Tom Hanks’ battle with Covid – actor said his symptoms included having ‘the blahs’

Back at the beginning of the coronavirus pandemic, in March 2020, Tom Hanks was Down Under, in Australia, self-isolating with his wife, Rita Wilson. “We felt a bit tired, like we had colds, and some body aches,” Hanks wrote on the social media platform Twitter. “Rita had some chills that came and went. Slight fevers too… We were tested for the coronavirus, and were found to be positive.”

In a follow-up post the next day, on March 13, Hanks put: “We have COVID-19 and are in isolation so we do not spread it to anyone else.

“There are those for whom it could lead to a very serious illness.”

Adding that the couple were “taking it one day at a time”, a week later, their symptoms were “much the same”.

Hanks elaborated: “No fever, but the blahs. Folding the laundry and doing the dishes leads to a nap on the couch.”

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On March 23, Hanks stated: “Two weeks after our first symptoms and we feel better.”

The latest Government figures (given on Thursday, December 15, 2022) show that the number of Covid infections is once again increasing.

In the past seven days, of what has been recorded, there has been an increase of 17.2 percent.

The number of patients admitted to hospital due to severe Covid has also increased by 27.6 percent in the past week.


The NHS cautions that Covid “can make anyone seriously ill”, but in minor cases, the virus can lead to:

  • A high temperature or shivering (chills)
  • A new, continuous cough – this means coughing a lot for more than an hour, or three or more coughing episodes in 24 hours
  • A loss or change to your sense of smell or taste
  • Shortness of breath
  • Feeling tired or exhausted
  • An aching body
  • A headache
  • A sore throat
  • A blocked or runny nose
  • Loss of appetite
  • Diarrhoea
  • Feeling sick or being sick.

People are advised to call NHS 111 or speak to their GP if any of the following occurs:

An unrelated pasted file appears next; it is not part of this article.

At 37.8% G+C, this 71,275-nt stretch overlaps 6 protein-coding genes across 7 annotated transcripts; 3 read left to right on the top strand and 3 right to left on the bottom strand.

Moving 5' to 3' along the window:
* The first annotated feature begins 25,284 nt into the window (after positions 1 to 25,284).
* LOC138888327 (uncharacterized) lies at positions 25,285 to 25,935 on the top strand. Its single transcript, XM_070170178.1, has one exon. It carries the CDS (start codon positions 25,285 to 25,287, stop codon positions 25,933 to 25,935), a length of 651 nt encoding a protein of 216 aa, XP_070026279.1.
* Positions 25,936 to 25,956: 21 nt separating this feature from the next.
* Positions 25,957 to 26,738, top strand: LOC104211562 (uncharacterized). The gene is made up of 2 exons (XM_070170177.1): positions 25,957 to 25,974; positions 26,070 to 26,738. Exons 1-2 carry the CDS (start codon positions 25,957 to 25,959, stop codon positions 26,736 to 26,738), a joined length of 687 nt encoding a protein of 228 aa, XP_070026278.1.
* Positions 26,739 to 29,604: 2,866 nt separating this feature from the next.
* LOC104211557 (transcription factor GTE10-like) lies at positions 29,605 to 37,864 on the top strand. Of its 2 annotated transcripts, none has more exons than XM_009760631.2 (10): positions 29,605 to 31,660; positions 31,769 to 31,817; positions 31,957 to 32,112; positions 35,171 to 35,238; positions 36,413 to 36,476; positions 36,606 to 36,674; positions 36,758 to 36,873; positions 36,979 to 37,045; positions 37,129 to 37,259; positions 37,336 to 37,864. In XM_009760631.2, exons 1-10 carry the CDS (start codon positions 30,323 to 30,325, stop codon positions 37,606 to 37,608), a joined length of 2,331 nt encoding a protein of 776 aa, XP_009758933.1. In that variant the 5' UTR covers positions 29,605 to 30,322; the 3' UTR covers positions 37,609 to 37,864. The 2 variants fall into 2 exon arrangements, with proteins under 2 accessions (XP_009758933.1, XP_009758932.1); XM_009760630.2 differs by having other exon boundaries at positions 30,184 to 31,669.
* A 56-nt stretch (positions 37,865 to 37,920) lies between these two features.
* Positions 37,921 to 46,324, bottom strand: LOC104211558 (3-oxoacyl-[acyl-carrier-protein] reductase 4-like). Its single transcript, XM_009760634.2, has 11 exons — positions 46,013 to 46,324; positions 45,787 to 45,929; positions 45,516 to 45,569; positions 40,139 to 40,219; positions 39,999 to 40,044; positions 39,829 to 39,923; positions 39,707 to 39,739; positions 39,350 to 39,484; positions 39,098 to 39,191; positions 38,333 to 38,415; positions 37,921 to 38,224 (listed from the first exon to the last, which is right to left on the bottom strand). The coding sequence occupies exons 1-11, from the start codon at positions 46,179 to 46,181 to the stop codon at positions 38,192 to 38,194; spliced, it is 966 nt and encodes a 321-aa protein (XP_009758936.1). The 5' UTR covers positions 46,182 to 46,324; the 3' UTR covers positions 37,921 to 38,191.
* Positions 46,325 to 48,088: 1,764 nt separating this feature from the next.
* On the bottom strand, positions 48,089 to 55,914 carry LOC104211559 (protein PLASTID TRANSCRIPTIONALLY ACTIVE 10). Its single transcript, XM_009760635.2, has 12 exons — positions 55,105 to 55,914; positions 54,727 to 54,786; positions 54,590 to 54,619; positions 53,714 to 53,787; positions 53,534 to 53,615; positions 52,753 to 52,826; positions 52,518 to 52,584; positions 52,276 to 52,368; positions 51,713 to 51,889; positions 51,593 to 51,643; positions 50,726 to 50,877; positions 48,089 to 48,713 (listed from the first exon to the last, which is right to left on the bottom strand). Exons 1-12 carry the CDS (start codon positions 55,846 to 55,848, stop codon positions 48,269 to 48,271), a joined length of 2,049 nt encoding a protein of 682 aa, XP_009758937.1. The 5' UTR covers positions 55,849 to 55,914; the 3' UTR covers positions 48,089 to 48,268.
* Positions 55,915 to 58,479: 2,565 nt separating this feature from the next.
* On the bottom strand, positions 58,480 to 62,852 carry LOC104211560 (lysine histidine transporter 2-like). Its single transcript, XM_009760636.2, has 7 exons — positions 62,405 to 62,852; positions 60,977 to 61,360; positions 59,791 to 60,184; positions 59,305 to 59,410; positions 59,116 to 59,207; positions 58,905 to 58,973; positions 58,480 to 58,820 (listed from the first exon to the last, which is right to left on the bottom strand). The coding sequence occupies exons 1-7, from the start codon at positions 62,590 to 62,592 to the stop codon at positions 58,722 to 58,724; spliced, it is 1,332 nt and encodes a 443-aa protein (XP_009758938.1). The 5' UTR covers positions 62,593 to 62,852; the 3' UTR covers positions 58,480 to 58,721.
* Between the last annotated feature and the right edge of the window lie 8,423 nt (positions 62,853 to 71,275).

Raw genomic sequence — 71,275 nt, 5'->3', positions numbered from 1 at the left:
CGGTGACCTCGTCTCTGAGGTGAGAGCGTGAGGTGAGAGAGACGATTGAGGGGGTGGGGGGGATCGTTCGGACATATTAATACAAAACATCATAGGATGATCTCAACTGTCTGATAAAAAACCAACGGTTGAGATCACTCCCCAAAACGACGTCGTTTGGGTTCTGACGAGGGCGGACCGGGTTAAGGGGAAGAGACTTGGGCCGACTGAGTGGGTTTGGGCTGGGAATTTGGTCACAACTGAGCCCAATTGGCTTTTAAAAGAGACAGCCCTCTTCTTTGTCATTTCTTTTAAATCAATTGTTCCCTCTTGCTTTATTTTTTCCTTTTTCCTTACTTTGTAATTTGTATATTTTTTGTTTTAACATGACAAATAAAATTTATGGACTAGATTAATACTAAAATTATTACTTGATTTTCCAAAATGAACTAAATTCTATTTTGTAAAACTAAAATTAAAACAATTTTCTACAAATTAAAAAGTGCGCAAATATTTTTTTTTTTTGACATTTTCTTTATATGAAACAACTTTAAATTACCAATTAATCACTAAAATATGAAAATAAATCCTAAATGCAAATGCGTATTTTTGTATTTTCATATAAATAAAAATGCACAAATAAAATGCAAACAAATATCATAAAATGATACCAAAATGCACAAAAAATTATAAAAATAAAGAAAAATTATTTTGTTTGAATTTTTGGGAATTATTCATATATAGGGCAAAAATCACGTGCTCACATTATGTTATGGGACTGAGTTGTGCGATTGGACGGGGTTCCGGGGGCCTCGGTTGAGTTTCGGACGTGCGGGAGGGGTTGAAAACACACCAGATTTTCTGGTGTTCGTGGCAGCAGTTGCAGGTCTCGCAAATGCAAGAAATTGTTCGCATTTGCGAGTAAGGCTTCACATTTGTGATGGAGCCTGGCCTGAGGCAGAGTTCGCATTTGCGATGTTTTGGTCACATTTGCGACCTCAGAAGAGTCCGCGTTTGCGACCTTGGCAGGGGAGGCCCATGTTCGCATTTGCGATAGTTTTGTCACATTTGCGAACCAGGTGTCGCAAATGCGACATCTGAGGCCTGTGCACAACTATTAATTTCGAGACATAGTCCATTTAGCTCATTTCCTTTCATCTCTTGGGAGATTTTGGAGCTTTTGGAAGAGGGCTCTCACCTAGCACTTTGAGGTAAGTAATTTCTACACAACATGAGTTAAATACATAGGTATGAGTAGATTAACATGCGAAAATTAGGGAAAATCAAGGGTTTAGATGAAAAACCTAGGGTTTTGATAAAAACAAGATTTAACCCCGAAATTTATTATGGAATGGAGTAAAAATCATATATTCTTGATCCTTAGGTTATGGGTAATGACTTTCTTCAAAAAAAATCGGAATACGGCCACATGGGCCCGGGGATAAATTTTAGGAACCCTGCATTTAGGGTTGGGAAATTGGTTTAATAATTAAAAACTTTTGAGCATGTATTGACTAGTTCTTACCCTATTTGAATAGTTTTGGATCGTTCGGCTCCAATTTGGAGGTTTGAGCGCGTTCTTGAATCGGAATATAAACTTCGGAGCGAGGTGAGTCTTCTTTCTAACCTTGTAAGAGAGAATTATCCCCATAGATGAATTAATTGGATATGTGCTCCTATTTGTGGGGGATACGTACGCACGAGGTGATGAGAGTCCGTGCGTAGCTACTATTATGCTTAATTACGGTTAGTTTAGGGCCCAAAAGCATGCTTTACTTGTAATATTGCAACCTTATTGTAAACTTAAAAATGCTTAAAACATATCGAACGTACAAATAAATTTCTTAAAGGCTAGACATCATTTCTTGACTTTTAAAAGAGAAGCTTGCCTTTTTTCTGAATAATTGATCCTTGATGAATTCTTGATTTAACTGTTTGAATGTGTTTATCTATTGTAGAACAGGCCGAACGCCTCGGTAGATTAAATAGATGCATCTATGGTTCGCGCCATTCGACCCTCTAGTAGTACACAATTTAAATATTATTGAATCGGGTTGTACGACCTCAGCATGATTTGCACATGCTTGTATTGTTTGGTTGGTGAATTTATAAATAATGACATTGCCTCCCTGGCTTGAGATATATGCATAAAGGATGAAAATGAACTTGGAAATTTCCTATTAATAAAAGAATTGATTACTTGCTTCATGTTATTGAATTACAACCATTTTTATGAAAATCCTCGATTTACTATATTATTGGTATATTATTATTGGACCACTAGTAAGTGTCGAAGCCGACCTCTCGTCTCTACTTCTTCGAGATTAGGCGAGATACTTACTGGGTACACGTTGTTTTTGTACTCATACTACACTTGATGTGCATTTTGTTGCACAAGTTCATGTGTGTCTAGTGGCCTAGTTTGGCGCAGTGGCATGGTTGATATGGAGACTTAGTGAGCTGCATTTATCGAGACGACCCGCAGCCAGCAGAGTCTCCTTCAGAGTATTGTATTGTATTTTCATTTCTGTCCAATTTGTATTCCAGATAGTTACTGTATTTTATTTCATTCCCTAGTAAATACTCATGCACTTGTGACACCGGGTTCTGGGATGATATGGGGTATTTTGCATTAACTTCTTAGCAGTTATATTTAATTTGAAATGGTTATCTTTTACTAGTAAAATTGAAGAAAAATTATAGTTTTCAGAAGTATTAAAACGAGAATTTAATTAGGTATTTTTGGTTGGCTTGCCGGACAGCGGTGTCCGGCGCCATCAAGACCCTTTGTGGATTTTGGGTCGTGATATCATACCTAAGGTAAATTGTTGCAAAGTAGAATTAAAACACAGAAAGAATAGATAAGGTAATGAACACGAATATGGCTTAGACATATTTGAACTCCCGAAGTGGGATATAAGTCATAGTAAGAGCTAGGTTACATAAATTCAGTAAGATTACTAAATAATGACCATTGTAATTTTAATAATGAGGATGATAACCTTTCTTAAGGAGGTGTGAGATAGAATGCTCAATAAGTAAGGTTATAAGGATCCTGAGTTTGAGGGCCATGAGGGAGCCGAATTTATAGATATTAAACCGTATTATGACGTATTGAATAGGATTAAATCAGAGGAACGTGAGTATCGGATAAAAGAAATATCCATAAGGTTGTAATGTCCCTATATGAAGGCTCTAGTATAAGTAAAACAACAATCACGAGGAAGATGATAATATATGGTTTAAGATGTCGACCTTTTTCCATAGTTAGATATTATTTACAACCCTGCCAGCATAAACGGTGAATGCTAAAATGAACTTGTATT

• You’re feeling gradually more unwell or more breathless
  • You have difficulty breathing when you stand up or move around
  • You feel very weak, achy or tired
  • You’re shaking or shivering
  • You’ve lost your appetite
  • You’re unable to care for yourself – for example, tasks like washing and dressing or making food are too difficult
  • You still feel unwell after four weeks – this may be long Covid.

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People are urged to “go to A&E immediately or call 999” if they have Covid and then they feel “so breathless” they are “unable to say short sentences when resting”.

It’s advised to call the emergency services if “your breathing has got suddenly worse” or “you cough up blood”.

Other symptoms that require emergency medical attention include:

  • You feel cold and sweaty, with pale or blotchy skin
  • You have a rash that looks like small bruises or bleeding under the skin and does not fade when you roll a glass over it
  • You collapse or faint
  • You feel agitated, confused or very drowsy
  • You’ve stopped peeing or are peeing much less than usual.

While Covid vaccination has been a great tool to reduce the severity of disease, if infected, some people might still react badly to the virus.

If the illness is mild, it’s strongly recommended to stay at home so as not to spread the virus to other people.

During your recovery period, the NHS advises to get lots of rest, drink plenty of fluids to avoid dehydration and to take paracetamol if you feel uncomfortable.

“If you have a cough, it’s best to avoid lying on your back. Lie on your side or sit upright instead,” the NHS adds.

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